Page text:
Trends in the making

With its subsidy-free farm sector and many environmental advantages, New Zealand makes an interesting test case for organics on the global level. The origins of the organic movement here date to the 1940s, but significant growth began only in the mid-1990s, when Wattie's—a leading canned fruit and vegetable label—introduced its first organic line, and Zespri—the kiwifruit marketing group—began encouraging organic production to meet growing demand in Japan and other overseas markets.

Organic apple growers were quick to learn from Zespri's success, and other sectors, including lamb, dairy and viticulture, have followed, albeit more slowly. Organic production now accounts for 5 percent of total New Zealand kiwifruit output and nearly 10 percent of N.Z. apples.

Demand across all these sectors remains strong. There are "still not enough farmers" to supply Wattie's and other processors, Mason says; demand for organic meat for export is considerable, "particularly for lamb going to the U.K.," while the pipfruit sector (apples and pears) "could easily handle a 20- to 30-percent growth rate" for the next several years. N.Z. organic apple producers are currently enjoying "massive premiums," Mason says; there's even a strong market for transitional fruit.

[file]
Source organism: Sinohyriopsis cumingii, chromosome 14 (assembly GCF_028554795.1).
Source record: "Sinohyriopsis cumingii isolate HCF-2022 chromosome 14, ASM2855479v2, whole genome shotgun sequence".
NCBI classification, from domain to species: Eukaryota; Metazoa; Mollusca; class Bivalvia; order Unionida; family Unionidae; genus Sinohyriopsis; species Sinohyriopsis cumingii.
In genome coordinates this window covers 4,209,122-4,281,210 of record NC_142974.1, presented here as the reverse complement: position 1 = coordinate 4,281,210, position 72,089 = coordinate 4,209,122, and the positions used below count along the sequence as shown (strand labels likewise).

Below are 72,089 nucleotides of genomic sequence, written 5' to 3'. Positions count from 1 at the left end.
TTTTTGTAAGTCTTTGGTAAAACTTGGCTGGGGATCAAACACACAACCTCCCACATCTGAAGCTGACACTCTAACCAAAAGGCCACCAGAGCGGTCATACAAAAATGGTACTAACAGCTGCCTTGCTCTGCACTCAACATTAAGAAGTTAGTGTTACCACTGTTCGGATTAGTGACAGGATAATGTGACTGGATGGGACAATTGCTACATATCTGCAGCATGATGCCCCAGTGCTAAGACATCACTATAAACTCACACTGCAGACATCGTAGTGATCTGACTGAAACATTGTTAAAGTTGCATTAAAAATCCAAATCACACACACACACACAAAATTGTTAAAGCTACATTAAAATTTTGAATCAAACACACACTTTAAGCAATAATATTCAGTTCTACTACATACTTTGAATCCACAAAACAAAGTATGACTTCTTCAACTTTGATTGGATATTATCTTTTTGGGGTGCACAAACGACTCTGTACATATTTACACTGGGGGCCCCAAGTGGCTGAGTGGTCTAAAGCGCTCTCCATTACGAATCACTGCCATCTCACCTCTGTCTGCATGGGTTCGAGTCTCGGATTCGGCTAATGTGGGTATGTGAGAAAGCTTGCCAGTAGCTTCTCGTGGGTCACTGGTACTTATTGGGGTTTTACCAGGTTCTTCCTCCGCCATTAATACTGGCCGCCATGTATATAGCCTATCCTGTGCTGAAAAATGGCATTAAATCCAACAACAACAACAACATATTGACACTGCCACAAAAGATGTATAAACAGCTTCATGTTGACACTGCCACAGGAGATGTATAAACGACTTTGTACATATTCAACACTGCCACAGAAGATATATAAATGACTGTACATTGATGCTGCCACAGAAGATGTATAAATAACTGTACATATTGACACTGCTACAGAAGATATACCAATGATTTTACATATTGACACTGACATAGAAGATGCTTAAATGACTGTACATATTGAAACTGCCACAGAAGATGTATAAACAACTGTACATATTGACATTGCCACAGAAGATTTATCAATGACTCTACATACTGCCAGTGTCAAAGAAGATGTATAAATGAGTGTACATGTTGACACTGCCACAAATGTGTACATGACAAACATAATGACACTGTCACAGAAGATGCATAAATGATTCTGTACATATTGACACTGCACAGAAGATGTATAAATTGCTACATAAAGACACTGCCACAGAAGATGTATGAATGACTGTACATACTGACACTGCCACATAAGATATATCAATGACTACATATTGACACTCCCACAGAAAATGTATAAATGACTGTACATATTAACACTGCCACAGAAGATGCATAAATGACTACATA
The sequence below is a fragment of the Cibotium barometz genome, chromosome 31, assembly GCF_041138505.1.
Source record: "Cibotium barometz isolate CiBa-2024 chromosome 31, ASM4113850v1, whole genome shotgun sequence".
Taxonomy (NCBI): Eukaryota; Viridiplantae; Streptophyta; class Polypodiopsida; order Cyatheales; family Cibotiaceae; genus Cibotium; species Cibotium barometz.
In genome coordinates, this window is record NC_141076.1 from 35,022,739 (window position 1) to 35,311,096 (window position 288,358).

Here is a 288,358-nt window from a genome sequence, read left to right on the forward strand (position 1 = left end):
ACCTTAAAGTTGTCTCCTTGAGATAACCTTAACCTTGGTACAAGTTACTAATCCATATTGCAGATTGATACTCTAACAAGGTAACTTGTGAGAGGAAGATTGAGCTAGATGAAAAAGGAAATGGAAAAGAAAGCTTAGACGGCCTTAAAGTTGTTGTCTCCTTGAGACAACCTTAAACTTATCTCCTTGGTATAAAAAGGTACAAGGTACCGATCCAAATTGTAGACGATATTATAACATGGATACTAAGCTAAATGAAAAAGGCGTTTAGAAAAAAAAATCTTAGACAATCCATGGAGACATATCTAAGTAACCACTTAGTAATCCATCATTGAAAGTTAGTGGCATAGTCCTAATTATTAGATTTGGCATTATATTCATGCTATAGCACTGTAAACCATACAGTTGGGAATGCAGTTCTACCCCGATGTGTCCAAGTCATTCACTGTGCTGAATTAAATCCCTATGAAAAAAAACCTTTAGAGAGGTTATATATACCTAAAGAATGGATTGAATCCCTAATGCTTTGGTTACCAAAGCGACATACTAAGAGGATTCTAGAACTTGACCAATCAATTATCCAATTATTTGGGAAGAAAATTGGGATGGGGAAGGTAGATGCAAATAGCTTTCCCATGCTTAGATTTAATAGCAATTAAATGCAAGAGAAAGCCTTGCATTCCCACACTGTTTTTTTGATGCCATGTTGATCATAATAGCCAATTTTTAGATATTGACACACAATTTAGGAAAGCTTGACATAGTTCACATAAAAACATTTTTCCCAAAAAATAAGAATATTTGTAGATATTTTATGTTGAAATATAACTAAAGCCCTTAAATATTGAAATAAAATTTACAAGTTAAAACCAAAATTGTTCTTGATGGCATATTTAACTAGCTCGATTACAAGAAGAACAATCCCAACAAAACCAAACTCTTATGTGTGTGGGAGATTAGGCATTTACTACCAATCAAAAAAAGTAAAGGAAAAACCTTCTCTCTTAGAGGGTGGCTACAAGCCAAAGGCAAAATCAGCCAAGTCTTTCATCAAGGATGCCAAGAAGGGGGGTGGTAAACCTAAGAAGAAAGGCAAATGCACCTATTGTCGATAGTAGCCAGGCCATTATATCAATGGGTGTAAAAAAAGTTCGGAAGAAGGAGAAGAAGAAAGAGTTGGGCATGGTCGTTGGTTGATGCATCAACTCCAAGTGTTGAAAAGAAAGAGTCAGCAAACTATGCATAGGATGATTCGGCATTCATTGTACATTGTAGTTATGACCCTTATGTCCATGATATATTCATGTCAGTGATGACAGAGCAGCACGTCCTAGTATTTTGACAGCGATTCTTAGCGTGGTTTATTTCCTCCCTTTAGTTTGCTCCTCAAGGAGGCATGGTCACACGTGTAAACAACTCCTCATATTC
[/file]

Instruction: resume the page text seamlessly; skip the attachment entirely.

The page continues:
As in the United States, however, when you look at the actual numbers of organic farms they seem surprisingly low. Current figures show a total of around 850 organic primary producers in New Zealand, including some 140 organic kiwifruit orchards, 100 organic pipfruit orchards, 60 or so organic dairy producers and about 50 farms raising organic beef, lamb and wool.

As an export-focused country, New Zealand's organic evolution has been strongly influenced by the establishment of organic regulations in other parts of the globe. First came the European Union Regulation 2092/91, then Japan's organic standard in April of 2001, followed by the United States' National Organic Program implementation in October 2002.

"There's been a big shakedown period each time in terms of what's required, because these things can be read in a lot of different ways," Mason says, but by now most of these market-access and certification-equivalence issues have been resolved. Today New Zealand enjoys Third Country Listing with the EU and recognition by the USDA; BioGro is IFOAM-accredited and recently received official foreign certification status from the Japanese government.